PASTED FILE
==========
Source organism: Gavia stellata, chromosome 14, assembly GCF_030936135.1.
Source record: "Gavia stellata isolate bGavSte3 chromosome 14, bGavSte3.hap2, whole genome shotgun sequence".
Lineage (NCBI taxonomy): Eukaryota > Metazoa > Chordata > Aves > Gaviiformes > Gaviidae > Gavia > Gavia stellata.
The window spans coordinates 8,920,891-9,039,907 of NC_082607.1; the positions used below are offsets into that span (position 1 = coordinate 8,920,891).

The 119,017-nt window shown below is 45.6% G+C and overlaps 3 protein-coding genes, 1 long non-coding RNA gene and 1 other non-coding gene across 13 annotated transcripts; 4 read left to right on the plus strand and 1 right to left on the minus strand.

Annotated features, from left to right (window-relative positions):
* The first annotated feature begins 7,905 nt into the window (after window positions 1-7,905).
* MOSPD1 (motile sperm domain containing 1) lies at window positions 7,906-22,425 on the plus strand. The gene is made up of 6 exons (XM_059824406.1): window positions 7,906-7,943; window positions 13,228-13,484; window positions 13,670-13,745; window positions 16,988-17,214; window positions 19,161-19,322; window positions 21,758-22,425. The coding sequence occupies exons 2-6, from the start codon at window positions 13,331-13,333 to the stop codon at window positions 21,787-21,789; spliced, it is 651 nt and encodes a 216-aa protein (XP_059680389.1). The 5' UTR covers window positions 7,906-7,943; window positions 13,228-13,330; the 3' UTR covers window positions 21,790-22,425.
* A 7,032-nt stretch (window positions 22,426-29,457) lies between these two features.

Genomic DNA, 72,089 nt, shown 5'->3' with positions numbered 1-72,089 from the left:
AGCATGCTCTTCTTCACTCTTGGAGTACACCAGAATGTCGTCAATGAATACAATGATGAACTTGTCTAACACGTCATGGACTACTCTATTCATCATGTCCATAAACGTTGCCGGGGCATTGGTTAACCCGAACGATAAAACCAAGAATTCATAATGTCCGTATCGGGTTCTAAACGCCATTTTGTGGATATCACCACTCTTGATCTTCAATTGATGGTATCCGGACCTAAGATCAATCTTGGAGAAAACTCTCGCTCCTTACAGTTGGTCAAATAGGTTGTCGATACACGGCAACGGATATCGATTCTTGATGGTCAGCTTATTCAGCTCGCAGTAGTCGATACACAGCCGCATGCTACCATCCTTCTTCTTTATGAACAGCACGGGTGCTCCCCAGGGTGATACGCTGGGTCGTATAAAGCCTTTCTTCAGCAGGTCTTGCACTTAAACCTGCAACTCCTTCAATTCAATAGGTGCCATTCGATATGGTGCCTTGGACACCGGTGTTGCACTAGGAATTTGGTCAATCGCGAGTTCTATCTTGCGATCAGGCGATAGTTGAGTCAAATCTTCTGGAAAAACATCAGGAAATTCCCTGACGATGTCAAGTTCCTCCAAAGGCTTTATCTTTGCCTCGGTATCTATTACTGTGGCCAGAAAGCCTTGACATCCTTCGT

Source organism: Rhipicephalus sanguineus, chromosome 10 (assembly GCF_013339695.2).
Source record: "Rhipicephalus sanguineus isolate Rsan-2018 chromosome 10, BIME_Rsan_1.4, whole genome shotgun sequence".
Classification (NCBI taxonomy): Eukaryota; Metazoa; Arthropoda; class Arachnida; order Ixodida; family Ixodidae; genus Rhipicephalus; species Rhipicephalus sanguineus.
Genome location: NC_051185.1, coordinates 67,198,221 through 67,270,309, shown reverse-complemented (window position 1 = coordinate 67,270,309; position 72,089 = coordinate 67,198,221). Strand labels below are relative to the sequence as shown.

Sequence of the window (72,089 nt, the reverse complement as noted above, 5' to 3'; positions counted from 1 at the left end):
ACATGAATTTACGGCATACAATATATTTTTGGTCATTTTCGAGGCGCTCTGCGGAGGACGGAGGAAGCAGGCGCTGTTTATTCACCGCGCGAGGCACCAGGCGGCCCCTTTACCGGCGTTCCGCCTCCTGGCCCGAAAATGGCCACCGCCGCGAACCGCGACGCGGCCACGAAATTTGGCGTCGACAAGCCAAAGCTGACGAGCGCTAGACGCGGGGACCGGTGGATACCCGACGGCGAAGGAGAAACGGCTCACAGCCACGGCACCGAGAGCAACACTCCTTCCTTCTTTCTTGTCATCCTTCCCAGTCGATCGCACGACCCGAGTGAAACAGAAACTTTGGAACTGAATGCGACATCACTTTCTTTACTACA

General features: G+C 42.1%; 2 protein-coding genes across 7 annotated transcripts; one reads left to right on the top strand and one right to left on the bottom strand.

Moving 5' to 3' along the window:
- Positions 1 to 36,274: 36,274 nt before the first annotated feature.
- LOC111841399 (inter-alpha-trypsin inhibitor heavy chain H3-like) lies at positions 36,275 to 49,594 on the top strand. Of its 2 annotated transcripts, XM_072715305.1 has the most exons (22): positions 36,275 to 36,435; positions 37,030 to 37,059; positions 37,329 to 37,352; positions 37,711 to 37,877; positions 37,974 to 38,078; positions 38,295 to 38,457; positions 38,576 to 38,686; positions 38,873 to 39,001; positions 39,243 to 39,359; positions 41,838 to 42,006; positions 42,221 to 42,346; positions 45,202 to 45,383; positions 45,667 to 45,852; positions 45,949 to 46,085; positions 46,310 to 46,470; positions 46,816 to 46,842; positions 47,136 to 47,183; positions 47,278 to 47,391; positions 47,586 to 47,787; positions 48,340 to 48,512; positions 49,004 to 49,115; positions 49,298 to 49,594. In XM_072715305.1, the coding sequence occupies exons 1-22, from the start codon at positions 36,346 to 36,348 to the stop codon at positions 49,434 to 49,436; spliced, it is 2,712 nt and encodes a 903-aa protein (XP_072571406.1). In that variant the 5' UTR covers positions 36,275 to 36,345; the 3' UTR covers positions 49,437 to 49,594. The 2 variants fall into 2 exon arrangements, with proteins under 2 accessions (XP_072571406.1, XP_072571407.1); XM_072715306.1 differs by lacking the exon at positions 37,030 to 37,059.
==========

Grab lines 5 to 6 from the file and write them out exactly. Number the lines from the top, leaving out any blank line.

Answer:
The 119,017-nt window shown below is 45.6% G+C and overlaps 3 protein-coding genes, 1 long non-coding RNA gene and 1 other non-coding gene across 13 annotated transcripts; 4 read left to right on the plus strand and 1 right to left on the minus strand.

Annotated features, from left to right (window-relative positions):